Kaspersky Lab's researchers have discovered new malware that has set its crosshairs on Europe.
In a newly-published research paper, Kaspersky Lab reports a new strain of malware that has entered Europe. The new data-wiping malware “StoneDrill” is not your average run-of-the-mill virus. It is difficult to detect and does not need to use disk drivers for installation. Instead, StoneDrill takes advantage of the user's preferred browser to wipe the computer's memory.
More worrying still is StoneDrill's backdoor functions. The malware does not only wipe data. Researchers have found that StoneDrill has already managed to steal data from an unknown number of computers. It is also unclear what the data theft is for, but any data theft is almost always malicious.
However, the malware does not seem to be targeting individual users. Researchers claim that StoneDrill seems to prefer large organizations, particularly one with petrochemical interests.
This was not the first time that disk-wiping malware popped up to cause a large-scale disturbance. In 2012, a mysterious form of malware suddenly appeared and crippled 35,000 computers in a Saudi Arabian company. This malware was dubbed Shamoon, and it disappeared just as mysteriously as it showed up. In November of last year, however, it came back with a vengeance, meaner and worse than before.
The researchers discovered StoneDrill while they were investigating Shamoon's newest attacks. They used a tool called YARA to find malware, and StoneDrill was caught in the net, so to speak. At first, the researchers thought that StoneDrill is another version of Shamoon. Upon closer investigation, however, they discovered that StoneDrill is in fact newer and distinct from Shamoon.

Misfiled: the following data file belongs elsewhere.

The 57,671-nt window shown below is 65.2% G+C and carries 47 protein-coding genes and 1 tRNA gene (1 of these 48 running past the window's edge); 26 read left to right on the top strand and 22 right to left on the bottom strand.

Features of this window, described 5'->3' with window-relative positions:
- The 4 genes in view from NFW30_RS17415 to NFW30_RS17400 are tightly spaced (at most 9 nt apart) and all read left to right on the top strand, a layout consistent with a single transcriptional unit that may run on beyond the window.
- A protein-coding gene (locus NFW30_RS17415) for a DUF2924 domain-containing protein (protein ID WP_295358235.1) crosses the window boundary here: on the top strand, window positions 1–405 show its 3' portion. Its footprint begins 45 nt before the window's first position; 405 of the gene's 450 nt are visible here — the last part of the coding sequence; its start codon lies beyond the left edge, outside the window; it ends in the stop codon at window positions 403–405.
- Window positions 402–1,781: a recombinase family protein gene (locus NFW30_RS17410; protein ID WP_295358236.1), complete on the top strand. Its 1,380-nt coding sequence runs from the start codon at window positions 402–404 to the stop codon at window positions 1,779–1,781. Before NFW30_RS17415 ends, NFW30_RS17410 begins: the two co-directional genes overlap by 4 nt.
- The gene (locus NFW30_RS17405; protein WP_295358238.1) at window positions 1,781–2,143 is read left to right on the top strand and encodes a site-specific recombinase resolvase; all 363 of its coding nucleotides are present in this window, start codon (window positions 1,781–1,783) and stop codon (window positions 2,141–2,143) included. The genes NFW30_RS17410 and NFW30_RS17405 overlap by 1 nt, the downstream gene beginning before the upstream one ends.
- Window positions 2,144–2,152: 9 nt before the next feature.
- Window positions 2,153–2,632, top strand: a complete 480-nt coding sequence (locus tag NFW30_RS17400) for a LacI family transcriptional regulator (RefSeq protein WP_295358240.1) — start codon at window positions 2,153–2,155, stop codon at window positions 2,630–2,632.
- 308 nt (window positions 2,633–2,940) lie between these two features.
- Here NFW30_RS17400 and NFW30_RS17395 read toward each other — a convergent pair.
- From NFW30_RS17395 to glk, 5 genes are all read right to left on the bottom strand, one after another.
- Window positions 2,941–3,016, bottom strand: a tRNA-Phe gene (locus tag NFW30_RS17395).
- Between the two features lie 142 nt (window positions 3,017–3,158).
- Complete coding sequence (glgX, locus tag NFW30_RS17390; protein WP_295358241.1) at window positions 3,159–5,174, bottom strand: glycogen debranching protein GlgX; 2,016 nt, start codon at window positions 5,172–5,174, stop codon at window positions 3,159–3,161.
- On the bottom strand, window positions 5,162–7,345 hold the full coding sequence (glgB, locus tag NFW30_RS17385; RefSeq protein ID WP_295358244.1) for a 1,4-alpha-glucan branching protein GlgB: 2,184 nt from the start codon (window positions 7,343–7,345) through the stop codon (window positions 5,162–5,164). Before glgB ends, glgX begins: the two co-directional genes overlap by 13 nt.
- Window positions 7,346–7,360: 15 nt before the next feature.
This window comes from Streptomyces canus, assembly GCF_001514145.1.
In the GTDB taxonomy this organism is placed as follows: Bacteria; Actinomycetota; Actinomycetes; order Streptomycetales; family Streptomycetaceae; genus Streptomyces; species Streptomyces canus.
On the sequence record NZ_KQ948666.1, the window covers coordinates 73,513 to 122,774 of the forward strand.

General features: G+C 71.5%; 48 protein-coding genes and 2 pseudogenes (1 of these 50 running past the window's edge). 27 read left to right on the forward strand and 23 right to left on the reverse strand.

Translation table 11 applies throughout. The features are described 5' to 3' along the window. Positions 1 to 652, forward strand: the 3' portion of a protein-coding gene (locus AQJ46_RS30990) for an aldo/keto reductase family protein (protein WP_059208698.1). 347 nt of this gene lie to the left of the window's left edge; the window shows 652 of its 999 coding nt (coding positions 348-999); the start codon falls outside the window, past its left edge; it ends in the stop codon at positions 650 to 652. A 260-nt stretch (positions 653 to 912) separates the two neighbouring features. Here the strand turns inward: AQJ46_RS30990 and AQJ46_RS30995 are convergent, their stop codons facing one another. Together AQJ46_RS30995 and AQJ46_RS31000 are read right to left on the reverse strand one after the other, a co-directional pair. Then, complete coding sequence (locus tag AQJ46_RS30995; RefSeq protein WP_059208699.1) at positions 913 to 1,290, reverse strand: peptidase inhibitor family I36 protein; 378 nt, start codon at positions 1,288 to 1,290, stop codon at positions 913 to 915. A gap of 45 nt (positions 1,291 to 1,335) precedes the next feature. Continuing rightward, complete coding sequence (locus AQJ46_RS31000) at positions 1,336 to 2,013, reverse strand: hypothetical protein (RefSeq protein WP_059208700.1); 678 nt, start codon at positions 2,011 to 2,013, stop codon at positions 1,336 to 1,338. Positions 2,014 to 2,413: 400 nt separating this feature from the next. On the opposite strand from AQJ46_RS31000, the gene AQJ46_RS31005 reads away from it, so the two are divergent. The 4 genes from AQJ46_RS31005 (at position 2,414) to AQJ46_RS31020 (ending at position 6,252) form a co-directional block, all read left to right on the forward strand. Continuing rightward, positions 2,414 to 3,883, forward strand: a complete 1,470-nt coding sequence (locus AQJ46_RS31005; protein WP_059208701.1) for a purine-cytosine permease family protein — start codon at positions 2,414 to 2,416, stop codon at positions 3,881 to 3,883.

Both Shamoon and StoneDrill have similar code. However, the connection between the two malware is still unclear. It doesn't seem like the same group created both, though it's definitely a possibility. Researchers postulate that the creators of the two malware may be two distinct groups with similar interests and agenda.
The groups that created Shamoon and StoneDrill are probably based in the Middle East. Researchers found that Shamoon has Persian language support, while StoneDrill has Arabic-Yemen language support. This discovery may provide a clue as to why the two malware are targeting organizations with interest in petrol. Iran and Yemen “are both players in the Iran-Saudi Arabia proxy conflict," the researchers report.
The researchers admit, however, that this may be a ruse or a misdirection. It's entirely possible that the creators are not in fact from the Middle East. The language support packs may be false flags that aim to mislead investigators from finding the true origins of the malware.
Though the researchers have discovered how Shamoon and Shamoon 2.0 enter and spread throughout computer networks, StoneDrill remains a mystery. Both Shamoons steal administrator credentials that allow them spread to all computers in an organization. Kaspersky Lab has yet to find out how StoneDrill proliferates throughout a network.
Researchers are still trying to understand how StoneDrill works. In the meantime, however, there's a big chance that both Shamoon and the new malware StoneDrill will attack again.
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